Food for Work beneficiaries fight salt-colonization
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Published on 6 September 2011

WFP Senegal Country Director Inge Breuer with anti-salt barriers in the background. WFP/ Paulèle Fall.

On 17 August, WFP West Africa Regional Director Thomas Yanga and Senegal Country Director Inge Breuer traveled to Fayil village in the Fatick region of Senegal to visit the anti-salt barrier and salt iodization projects taking place there. They received a warm welcome from the beneficiaries of both projects.

“With the support of WFP, this project has allowed us to resume rice cultivation,”said Ngor Sarr, president of the association “Niokhtor” and leader of PAPIL, an organization in support of small-scale local irrigation and a project partner of WFP. “For the past 40 years, this was not possible. The soil was almost completely colonized by salt,” he said.

While the communities built the anti-salt barriers, PAPIL provided technical assistance and WFP provided food commodities to the community through Food for Work. In 2010 and 2011, WFP distributed close to 200 tons of food to the beneficiaries of the project, who had planted more than 20 hectares of land with 3,415 plants.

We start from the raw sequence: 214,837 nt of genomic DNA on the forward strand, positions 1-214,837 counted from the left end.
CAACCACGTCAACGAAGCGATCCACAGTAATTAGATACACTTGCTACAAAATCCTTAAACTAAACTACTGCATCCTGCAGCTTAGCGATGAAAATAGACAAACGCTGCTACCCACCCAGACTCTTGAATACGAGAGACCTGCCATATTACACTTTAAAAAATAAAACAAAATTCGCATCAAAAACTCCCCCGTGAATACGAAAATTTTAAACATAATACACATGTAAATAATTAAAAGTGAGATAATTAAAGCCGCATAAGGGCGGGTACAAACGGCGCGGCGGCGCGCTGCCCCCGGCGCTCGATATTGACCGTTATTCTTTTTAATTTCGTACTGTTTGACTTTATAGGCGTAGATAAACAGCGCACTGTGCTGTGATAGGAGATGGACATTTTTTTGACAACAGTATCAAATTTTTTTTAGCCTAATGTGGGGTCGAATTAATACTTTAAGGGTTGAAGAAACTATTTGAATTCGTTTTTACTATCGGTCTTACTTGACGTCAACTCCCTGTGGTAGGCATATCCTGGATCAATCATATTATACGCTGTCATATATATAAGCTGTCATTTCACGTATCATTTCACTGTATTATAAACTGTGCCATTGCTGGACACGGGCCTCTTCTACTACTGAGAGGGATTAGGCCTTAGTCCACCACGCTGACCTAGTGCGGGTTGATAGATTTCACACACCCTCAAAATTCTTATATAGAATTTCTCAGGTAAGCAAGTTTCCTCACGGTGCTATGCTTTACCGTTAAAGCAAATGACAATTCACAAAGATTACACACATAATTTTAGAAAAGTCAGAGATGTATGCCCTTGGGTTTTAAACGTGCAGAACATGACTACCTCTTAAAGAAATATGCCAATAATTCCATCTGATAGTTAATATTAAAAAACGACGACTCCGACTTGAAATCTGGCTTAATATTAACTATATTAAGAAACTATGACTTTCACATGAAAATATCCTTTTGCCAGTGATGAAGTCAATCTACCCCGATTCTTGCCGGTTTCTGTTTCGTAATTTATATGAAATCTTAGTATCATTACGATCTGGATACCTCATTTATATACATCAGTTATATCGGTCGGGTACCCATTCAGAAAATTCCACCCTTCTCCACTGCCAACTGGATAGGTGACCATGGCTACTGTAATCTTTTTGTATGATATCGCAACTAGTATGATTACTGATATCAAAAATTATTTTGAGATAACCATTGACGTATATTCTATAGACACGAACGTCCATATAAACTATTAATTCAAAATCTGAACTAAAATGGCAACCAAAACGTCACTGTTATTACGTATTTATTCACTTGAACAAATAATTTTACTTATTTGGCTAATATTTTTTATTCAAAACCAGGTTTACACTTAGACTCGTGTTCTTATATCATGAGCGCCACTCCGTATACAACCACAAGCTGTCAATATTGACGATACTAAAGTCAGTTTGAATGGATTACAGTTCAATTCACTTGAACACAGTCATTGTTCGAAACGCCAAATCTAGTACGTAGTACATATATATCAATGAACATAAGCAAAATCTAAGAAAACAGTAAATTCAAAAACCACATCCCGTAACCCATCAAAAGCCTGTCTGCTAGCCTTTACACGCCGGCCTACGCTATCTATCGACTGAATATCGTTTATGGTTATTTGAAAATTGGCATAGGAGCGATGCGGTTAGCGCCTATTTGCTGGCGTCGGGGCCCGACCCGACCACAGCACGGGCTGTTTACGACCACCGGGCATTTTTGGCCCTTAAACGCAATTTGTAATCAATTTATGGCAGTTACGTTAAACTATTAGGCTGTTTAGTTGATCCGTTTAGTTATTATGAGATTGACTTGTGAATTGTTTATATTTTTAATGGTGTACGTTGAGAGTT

“WFP is proud to have been involved in this project that has allowed the people of Fayil to become rice producers once again. Rice is the staple food of Senegal and its production will help in the fight against hunger ,” said Thomas Yanga, who coordinates WFP’s activities across 19 countries in West and Central Africa.

“If the beneficiaries and WFP don’t give up their hard work, the people of Fayil can be self-sufficient in 2 or 3 years. They can even be producing a surplus,” said Yanga, adding that it is a sense of pride from the beneficiaries that underlies the success of the project.

The delegation also visited the salt iodization project, which has generated additional income for the women involved. The group started in 1996 and is made up of 79 women. According to the group’s president Ndiaye Ngom, the group produced 780 tons of salt in 2010, of which 30 tons was bought by WFP for the school-feeding programme.  After listening to the concerns of the women, Yanga promised to respond positively to their requests for equipment including gloves, shoes and masks.

In addition to generating income, WFP and its partners want to reduce iodine deficiency through the increased production of iodized salt. Senegal aims to eradicate iodine deficiency by 2015.